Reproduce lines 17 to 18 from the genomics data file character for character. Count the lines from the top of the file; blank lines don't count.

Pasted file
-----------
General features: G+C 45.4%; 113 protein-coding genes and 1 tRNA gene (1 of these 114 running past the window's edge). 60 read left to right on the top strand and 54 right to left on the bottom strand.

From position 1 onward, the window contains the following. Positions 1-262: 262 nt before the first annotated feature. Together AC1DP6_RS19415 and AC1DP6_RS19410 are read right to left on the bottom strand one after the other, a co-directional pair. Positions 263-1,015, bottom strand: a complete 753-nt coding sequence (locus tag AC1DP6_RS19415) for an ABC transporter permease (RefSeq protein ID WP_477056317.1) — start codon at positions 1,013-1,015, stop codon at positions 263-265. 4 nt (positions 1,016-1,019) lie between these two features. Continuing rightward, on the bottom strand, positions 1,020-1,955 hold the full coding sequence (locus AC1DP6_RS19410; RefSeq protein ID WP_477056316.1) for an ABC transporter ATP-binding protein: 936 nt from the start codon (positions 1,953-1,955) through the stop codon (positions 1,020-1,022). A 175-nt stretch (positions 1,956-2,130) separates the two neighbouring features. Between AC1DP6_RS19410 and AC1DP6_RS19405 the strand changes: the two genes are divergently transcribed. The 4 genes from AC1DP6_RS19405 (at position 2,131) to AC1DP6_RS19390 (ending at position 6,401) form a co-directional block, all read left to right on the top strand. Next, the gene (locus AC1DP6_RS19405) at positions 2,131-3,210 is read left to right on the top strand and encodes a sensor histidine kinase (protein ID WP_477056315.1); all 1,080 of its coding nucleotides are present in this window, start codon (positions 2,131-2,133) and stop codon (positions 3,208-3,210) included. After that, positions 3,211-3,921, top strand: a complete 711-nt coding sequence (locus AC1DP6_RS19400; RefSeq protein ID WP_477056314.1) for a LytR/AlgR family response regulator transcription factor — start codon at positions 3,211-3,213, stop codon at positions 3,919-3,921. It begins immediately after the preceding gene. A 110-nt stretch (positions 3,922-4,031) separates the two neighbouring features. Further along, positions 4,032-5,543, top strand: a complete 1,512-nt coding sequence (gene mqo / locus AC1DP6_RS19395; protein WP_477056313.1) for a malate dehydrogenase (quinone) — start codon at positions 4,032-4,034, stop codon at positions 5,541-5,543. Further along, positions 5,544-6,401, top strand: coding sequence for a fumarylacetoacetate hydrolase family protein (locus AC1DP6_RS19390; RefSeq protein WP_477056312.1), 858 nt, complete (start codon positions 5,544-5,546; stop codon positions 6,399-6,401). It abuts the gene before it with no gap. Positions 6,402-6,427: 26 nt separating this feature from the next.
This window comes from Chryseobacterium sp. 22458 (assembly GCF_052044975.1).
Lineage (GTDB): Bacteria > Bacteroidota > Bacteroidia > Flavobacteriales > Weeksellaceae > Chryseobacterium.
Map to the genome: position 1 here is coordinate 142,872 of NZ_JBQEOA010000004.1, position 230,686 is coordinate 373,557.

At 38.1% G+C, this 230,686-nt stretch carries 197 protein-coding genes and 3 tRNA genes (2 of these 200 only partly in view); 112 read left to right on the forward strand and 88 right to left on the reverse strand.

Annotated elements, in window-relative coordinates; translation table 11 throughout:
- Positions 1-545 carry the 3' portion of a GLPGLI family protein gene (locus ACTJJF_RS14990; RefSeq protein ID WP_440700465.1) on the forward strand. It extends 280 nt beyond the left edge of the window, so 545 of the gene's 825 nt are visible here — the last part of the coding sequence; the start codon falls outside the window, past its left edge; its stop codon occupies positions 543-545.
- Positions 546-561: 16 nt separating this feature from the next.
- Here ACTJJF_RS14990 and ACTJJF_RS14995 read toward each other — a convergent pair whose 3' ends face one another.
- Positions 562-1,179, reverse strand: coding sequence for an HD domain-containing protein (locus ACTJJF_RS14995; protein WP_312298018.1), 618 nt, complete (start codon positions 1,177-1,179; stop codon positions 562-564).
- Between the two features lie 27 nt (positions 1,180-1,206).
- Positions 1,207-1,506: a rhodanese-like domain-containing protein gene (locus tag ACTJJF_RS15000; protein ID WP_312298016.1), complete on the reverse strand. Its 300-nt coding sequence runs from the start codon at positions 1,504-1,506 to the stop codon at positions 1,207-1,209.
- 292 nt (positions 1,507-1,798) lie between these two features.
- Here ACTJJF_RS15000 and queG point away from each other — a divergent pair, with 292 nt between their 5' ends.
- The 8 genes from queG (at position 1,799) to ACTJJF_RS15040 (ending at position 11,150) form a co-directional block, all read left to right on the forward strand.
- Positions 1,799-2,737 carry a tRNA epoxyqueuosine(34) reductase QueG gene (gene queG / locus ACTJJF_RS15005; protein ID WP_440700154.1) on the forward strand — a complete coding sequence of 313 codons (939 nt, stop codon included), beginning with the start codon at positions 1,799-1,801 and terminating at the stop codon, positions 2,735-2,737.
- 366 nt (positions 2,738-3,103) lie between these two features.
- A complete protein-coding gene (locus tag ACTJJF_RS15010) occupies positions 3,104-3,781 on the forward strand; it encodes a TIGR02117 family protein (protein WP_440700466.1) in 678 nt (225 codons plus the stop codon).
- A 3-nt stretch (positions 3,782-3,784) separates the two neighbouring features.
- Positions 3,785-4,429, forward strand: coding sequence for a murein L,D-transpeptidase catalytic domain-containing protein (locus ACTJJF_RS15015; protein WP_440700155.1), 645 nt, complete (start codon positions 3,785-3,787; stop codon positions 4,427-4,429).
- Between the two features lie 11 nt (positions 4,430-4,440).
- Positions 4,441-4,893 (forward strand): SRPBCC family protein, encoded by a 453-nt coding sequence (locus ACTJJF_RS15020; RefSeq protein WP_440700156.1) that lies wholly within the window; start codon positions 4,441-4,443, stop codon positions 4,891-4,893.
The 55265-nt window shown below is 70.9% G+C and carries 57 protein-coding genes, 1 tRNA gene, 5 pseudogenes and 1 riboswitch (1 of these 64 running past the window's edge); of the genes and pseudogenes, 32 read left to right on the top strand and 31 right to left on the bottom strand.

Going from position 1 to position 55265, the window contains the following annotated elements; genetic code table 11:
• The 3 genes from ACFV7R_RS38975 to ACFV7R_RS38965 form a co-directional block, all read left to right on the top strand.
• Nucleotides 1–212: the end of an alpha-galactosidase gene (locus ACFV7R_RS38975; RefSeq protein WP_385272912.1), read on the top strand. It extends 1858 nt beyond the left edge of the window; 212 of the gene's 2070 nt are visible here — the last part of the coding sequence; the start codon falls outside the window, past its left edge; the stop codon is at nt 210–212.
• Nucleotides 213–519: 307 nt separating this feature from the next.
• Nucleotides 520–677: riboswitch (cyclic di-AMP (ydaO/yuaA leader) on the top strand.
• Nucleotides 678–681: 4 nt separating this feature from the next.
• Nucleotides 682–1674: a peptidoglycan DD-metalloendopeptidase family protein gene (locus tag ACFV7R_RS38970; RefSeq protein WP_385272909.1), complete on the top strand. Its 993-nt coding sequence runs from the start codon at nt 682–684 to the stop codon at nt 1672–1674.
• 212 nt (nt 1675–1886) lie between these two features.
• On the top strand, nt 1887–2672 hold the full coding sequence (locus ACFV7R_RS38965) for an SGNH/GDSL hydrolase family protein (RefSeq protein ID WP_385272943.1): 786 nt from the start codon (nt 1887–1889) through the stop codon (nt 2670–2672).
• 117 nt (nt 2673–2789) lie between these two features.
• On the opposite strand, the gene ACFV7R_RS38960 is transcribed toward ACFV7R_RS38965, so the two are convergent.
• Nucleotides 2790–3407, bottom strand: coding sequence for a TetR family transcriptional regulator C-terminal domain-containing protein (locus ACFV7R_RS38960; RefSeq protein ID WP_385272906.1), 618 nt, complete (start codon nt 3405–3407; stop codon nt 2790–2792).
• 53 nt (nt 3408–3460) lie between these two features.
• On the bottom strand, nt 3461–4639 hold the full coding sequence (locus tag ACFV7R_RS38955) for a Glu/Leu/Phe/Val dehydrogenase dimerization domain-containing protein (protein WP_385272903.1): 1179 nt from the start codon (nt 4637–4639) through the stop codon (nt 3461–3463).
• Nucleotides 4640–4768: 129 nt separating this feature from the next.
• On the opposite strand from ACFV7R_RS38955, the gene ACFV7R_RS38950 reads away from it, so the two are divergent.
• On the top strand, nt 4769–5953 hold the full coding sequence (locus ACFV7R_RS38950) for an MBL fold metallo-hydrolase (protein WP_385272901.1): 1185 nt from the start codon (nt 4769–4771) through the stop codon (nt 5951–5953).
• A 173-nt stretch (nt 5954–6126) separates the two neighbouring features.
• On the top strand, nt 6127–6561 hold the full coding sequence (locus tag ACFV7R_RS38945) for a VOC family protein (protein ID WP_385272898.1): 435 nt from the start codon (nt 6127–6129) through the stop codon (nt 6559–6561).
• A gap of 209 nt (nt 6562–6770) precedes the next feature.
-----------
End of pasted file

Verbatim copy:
- Positions 1,799-2,737 carry a tRNA epoxyqueuosine(34) reductase QueG gene (gene queG / locus ACTJJF_RS15005; protein ID WP_440700154.1) on the forward strand — a complete coding sequence of 313 codons (939 nt, stop codon included), beginning with the start codon at positions 1,799-1,801 and terminating at the stop codon, positions 2,735-2,737.
- 366 nt (positions 2,738-3,103) lie between these two features.